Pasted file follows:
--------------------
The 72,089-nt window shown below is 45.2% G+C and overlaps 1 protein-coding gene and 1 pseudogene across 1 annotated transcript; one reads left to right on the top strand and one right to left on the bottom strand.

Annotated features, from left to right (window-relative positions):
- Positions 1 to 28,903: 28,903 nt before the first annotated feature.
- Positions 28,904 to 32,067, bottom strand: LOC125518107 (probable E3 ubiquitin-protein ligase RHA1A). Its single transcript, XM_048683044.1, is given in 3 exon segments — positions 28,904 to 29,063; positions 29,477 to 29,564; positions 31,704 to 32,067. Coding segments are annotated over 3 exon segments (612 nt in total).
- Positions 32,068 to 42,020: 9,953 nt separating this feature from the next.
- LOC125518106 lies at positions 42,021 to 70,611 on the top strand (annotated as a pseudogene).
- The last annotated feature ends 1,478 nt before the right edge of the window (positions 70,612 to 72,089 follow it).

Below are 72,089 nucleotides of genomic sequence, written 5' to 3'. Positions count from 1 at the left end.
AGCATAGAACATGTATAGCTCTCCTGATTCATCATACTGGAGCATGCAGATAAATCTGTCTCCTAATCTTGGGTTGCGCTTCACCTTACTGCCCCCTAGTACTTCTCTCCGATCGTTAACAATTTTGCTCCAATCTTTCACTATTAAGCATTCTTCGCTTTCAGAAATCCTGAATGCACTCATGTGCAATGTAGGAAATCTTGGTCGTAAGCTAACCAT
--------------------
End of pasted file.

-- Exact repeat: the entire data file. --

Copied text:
The 72,089-nt window shown below is 45.2% G+C and overlaps 1 protein-coding gene and 1 pseudogene across 1 annotated transcript; one reads left to right on the top strand and one right to left on the bottom strand.

Annotated features, from left to right (window-relative positions):
- Positions 1 to 28,903: 28,903 nt before the first annotated feature.
- Positions 28,904 to 32,067, bottom strand: LOC125518107 (probable E3 ubiquitin-protein ligase RHA1A). Its single transcript, XM_048683044.1, is given in 3 exon segments — positions 28,904 to 29,063; positions 29,477 to 29,564; positions 31,704 to 32,067. Coding segments are annotated over 3 exon segments (612 nt in total).
- Positions 32,068 to 42,020: 9,953 nt separating this feature from the next.
- LOC125518106 lies at positions 42,021 to 70,611 on the top strand (annotated as a pseudogene).
- The last annotated feature ends 1,478 nt before the right edge of the window (positions 70,612 to 72,089 follow it).

Below are 72,089 nucleotides of genomic sequence, written 5' to 3'. Positions count from 1 at the left end.
AGCATAGAACATGTATAGCTCTCCTGATTCATCATACTGGAGCATGCAGATAAATCTGTCTCCTAATCTTGGGTTGCGCTTCACCTTACTGCCCCCTAGTACTTCTCTCCGATCGTTAACAATTTTGCTCCAATCTTTCACTATTAAGCATTCTTCGCTTTCAGAAATCCTGAATGCACTCATGTGCAATGTAGGAAATCTTGGTCGTAAGCTAACCAT